• Works on the company premises
  • Appears in the company’s shift schedule
  • Must ask the company for approval vacation time
  • Uses a company email address
  • Uses the company’s work equipment
  • Works together with regular employees of the company
  • Does the same work that employees of the company do or have done
  • Is not liable for any work outcomes or damages he or she causes to the company and/or third parties while working on behalf of the company.

Whether the above criteria and sub-criteria are met depends on actual practice, not what is written down in the contract. However, when a written contract is indicative of an employment relationship rather than an independent contractor relationship, the courts tend to qualify the relationship as employment relationship without examining how it looks in practice.
While there are certainly cases where classification by means of the aforementioned criteria and subcriteria is fairly straightforward, in many situations, classification is tricky. Indeed, there is only one reliable way for a company to be perfectly safe in this realm: Hire your own employees or engage temp workers! If neither is an option (for economic or regulatory reasons, for example) and though a responsible legal adviser can do very little, he or she can at least mitigate risks by carefully analyzing situations on a case-by-case basis. Drawing on the legal adviser’s recommendations, the company can fulfill the criteria to the fullest feasible extent. Where possible, the company can also take advantage of one or more of the very few loopholes the legislature has left open in certain circumstances. Depending on the client’s risk affinity, this may help create a situation where the risk is deemed acceptable.

What to do if authorities are already investigating

Sometimes it is too late to take measures to prevent legal issues: the authorities are already investigating. The most important thing for a company to do in these circumstances is to immediately seek legal advice from experienced counsel — ideally from an external law firm that not only provides outstanding legal advice on employment and social security law, but also has experience defending companies in the course of investigations performed by the special division of the customs office tasked with prosecuting these cases. A team of employment law experts and criminal lawyers is needed to generate the best possible outcome for the company. It is vital to be aware that the biggest mistakes are typically made at the beginning of the investigation. For example, critical information is often shared with investigators, even though there is no obligation to share it. Conversely, many companies try to cover up the compliance breach by talking to potential witnesses or destroying documents or emails — actions that can very easily land the managers responsible in investigative custody. Invariably, the best way to proceed during an investigation is to work on a compre-hensive defense strategy that encompasses the relevant substantive legal issues in employ-ment and social security law, the relevant criminal procedural issues, and a well-deliberated level of cooperation with the investigating authorities.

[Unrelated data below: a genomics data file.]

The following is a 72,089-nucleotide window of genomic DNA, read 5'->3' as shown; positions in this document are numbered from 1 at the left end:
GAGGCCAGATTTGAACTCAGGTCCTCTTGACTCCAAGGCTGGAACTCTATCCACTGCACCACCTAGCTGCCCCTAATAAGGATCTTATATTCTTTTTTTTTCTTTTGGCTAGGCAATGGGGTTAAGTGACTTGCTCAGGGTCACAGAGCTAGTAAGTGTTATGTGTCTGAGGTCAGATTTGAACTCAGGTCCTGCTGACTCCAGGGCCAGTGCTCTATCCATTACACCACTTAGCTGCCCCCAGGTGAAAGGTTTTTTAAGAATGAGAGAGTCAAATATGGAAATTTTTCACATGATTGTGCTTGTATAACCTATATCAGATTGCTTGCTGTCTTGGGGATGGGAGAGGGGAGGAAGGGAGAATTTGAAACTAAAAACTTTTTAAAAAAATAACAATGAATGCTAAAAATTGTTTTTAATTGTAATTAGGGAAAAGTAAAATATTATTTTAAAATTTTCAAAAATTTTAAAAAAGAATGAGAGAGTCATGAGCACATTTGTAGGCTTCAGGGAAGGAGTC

In summary, companies should be aware of the substantial compliance issues linked to the engagement of independent contractors. When working to distinguish independent contractors (or employees of independent contractors) from employees of the company, only a detailed legal analysis can mitigate risks (namely, financial damages and criminal penalties). If authorities are already investigating a company, two things are necessary: a comprehensive strategy that encompasses substantive legal issues in employment and social security as well as procedural and tactical questions, and a defense team that comprises both employ-ment and social security law experts and criminal lawyers.